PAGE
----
Fingerprint: 467C 8996 F252 79B9 433F BCA2 40F9 5F99 144A 991C.
I got married! Woohoo! Lots of pictures, but without a scanner I can't put them up. When I can get hold of one, there'll be a new page linked from here with them all up there.
Having recently got a new laptop, one which only supports ACPI, I've
been hacking madly on some code I found. I wanted a Window Maker dockapp
to track battery usage, and the only one I could find was
Problem is, it didn't work . . .
So, I started hacking on it, and a few months later this is the result. It's rather good, I think, even if I'm saying that myself. I've announced it on the acpi-support list, and I'm going to post my latest release to the linux-laptop list. Hopefully I'll be able to get some good feedback.
Well, I just spent the last eight hours or so learning CSS and how to actually use it for real layout . . . Take a look at this nifty page to see a simple clean structure created with not a single table - it even looks good in lynx!
I just updated this page to use CSS for layout and the like. It hasn't changed the appearance, just made it a tad more "proper" . . . I also updated it to valid HTML 4.01 strict. Why, you ask? Because it's there! ;-)
I also finally got around to updating the content (well, adding stuff, mostly, since I'm too lazy to do a /real/ rewrite). Probably it should be broken up into multiple sections, but hey, that sounds like work . . .
There's a real pics page now - real html, no less! ;-) You get to marvel at my amazing ability to say boring things about bad pictures ;-)
I've put up some pictures of me and my family and (most importantly ;-) my family's cats . . . It's just pictures in a directory at the moment, but I'll clean it up and make it a real pictures thingy one of these days . . .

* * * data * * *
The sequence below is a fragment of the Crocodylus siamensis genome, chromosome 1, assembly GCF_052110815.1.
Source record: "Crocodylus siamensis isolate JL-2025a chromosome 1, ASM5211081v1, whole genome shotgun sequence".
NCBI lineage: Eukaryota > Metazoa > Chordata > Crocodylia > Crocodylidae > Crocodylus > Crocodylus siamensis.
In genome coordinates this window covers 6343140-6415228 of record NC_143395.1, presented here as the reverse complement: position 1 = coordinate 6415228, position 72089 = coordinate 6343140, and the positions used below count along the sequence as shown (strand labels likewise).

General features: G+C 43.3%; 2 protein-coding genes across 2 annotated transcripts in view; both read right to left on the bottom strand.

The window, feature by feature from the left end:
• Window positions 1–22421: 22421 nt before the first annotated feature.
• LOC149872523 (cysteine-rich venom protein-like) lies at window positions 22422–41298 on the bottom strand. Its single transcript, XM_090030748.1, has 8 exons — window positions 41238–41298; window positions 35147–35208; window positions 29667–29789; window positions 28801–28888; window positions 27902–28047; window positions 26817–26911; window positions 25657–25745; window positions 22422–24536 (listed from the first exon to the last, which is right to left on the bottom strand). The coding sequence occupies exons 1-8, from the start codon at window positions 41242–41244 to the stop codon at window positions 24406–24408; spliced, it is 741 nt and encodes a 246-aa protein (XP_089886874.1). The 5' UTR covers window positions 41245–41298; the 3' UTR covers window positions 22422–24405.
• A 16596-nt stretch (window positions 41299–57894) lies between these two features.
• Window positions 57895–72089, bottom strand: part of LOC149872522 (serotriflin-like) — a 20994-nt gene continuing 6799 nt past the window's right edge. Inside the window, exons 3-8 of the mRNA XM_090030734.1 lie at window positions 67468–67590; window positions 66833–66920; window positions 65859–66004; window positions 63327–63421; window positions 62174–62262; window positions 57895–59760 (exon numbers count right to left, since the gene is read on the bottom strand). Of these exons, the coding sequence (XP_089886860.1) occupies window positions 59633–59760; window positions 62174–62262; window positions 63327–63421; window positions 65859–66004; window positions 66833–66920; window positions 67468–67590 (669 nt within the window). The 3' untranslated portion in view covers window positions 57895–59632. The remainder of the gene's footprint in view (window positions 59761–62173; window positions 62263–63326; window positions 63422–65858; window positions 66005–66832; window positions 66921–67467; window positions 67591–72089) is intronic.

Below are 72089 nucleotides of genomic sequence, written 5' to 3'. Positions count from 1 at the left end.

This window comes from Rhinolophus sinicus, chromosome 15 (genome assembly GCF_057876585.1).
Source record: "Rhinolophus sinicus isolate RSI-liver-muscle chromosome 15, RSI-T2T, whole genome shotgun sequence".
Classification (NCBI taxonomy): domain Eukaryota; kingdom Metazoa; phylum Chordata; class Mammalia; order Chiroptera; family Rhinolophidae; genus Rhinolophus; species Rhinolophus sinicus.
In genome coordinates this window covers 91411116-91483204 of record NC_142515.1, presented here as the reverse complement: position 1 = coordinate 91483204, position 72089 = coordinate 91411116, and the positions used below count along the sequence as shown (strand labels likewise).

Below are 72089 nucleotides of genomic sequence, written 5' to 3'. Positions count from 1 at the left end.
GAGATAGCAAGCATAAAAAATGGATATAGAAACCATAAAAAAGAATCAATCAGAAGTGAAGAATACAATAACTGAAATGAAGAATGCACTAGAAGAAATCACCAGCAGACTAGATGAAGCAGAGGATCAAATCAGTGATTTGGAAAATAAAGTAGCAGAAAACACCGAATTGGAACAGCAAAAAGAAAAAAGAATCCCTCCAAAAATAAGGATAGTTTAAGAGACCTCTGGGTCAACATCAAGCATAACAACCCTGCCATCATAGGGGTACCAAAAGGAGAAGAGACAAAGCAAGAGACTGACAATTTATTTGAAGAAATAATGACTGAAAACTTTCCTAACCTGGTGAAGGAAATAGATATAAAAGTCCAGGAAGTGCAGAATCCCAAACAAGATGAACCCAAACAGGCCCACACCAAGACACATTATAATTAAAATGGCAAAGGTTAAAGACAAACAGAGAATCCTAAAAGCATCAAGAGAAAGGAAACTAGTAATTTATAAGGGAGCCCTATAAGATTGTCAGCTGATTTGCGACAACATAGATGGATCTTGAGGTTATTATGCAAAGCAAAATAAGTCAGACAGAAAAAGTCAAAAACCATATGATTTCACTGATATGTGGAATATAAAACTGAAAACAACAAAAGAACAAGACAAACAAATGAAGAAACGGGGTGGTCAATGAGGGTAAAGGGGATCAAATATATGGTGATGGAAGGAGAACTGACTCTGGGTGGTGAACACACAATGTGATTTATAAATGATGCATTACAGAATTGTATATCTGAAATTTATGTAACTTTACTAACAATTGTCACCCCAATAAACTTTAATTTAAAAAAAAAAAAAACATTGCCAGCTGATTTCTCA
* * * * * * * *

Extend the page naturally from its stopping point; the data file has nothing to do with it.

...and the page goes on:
I've decided to link to my writings page, finally, after getting some nice reviews of the story I've got up there. Enjoy! ;-)
KBB now has a homepage! Whee!!! ;-) Check it out here, and be awed! ;-)
Me and several other moderately insane people have gotten together to create a web based bulletin board, roughly equivalent to the (seemingly ubiquitous) UBB. I say roughly, because UBB sucks, and KBB definitely won't, so the equivalence is in the functionality, not the quality . . . ;-)
There's no KBB homepage yet, but that will probably change one of these days . . .
As you might have guessed, it's called KBB - it stands for Keen Bulletin Board (though some argue it's actually Keenspot Bulletin Board - I think they're wrong, and this is my page, so I can say what I like ;-P ).
It's written in Perl, and designed to run as efficiently as possible, avoiding CGI whenever possible, so that it doesn't need things like mod_perl or a really hefty server. It also doesn't need any DBMS, so you don't have to become a DBA to run a bulletin board . . .
If you want to contribute, just join the list and post away - we could do with some Perl gurus here, because none of us are exactly experts . . . This is almost as much a learning exercise as it is a serious project. Almost . . .
I've started a site about dealing with depression. There's not much there yet, but that will hopefully change reasonably soon . . .
I could come up with some wonderful editorial on subjects like censorship and the whole DeCSS shebang, but you're probably better off looking on sites like slashdot, linuxtoday or even just searching on google for these things - my views aren't particularly well thought out or even entirely consistent . . .